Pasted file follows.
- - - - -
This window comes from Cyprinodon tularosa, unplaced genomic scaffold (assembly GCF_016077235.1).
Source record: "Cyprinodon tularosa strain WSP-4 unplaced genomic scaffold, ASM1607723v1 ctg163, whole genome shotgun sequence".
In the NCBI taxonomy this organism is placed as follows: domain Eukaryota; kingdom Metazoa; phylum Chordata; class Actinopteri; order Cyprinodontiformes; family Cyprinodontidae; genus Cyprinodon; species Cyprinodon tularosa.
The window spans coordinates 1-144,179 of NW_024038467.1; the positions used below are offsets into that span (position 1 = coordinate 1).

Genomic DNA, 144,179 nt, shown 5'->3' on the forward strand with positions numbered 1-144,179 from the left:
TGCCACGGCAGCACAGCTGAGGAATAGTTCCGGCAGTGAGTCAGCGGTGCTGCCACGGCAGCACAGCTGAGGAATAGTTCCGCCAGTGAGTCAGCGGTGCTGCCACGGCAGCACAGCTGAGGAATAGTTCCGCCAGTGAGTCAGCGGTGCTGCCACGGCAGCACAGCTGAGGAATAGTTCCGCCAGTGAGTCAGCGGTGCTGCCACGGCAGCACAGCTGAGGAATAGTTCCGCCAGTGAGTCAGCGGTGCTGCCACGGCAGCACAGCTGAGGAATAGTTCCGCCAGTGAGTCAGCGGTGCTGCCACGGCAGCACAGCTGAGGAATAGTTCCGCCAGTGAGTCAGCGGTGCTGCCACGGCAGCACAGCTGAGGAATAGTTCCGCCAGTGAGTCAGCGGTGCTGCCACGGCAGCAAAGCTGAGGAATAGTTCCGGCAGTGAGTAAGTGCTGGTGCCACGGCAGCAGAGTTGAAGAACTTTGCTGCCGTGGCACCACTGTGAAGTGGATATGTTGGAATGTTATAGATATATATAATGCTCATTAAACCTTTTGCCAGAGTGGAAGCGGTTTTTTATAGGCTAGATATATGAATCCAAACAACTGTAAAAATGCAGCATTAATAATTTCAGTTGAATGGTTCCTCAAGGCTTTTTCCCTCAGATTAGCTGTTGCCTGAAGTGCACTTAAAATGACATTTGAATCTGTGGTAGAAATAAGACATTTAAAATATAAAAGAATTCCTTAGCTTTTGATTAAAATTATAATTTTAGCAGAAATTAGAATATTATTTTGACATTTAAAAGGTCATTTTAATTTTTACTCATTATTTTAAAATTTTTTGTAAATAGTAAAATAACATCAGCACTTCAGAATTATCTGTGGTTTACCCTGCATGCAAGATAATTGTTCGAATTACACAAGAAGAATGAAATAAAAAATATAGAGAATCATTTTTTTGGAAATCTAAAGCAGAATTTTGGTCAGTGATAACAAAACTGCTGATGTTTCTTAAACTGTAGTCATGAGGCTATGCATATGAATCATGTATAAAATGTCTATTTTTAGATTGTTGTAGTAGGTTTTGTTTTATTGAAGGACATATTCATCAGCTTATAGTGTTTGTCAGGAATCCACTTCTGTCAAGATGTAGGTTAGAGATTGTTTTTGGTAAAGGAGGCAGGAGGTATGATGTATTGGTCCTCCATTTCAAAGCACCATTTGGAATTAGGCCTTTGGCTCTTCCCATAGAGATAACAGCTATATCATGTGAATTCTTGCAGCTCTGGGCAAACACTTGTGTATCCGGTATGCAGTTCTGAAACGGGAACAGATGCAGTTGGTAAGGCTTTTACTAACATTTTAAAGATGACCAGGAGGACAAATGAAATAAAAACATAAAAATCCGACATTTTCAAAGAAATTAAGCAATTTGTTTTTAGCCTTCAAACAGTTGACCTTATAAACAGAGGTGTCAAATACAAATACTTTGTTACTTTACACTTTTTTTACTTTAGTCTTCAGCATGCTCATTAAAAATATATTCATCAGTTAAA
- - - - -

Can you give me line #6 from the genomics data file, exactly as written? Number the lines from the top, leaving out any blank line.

TGCCACGGCAGCACAGCTGAGGAATAGTTCCGGCAGTGAGTCAGCGGTGCTGCCACGGCAGCACAGCTGAGGAATAGTTCCGCCAGTGAGTCAGCGGTGCTGCCACGGCAGCACAGCTGAGGAATAGTTCCGCCAGTGAGTCAGCGGTGCTGCCACGGCAGCACAGCTGAGGAATAGTTCCGCCAGTGAGTCAGCGGTGCTGCCACGGCAGCACAGCTGAGGAATAGTTCCGCCAGTGAGTCAGCGGTGCTGCCACGGCAGCACAGCTGAGGAATAGTTCCGCCAGTGAGTCAGCGGTGCTGCCACGGCAGCACAGCTGAGGAATAGTTCCGCCAGTGAGTCAGCGGTGCTGCCACGGCAGCACAGCTGAGGAATAGTTCCGCCAGTGAGTCAGCGGTGCTGCCACGGCAGCAAAGCTGAGGAATAGTTCCGGCAGTGAGTAAGTGCTGGTGCCACGGCAGCAGAGTTGAAGAACTTTGCTGCCGTGGCACCACTGTGAAGTGGATATGTTGGAATGTTATAGATATATATAATGCTCATTAAACCTTTTGCCAGAGTGGAAGCGGTTTTTTATAGGCTAGATATATGAATCCAAACAACTGTAAAAATGCAGCATTAATAATTTCAGTTGAATGGTTCCTCAAGGCTTTTTCCCTCAGATTAGCTGTTGCCTGAAGTGCACTTAAAATGACATTTGAATCTGTGGTAGAAATAAGACATTTAAAATATAAAAGAATTCCTTAGCTTTTGATTAAAATTATAATTTTAGCAGAAATTAGAATATTATTTTGACATTTAAAAGGTCATTTTAATTTTTACTCATTATTTTAAAATTTTTTGTAAATAGTAAAATAACATCAGCACTTCAGAATTATCTGTGGTTTACCCTGCATGCAAGATAATTGTTCGAATTACACAAGAAGAATGAAATAAAAAATATAGAGAATCATTTTTTTGGAAATCTAAAGCAGAATTTTGGTCAGTGATAACAAAACTGCTGATGTTTCTTAAACTGTAGTCATGAGGCTATGCATATGAATCATGTATAAAATGTCTATTTTTAGATTGTTGTAGTAGGTTTTGTTTTATTGAAGGACATATTCATCAGCTTATAGTGTTTGTCAGGAATCCACTTCTGTCAAGATGTAGGTTAGAGATTGTTTTTGGTAAAGGAGGCAGGAGGTATGATGTATTGGTCCTCCATTTCAAAGCACCATTTGGAATTAGGCCTTTGGCTCTTCCCATAGAGATAACAGCTATATCATGTGAATTCTTGCAGCTCTGGGCAAACACTTGTGTATCCGGTATGCAGTTCTGAAACGGGAACAGATGCAGTTGGTAAGGCTTTTACTAACATTTTAAAGATGACCAGGAGGACAAATGAAATAAAAACATAAAAATCCGACATTTTCAAAGAAATTAAGCAATTTGTTTTTAGCCTTCAAACAGTTGACCTTATAAACAGAGGTGTCAAATACAAATACTTTGTTACTTTACACTTTTTTTACTTTAGTCTTCAGCATGCTCATTAAAAATATATTCATCAGTTAAA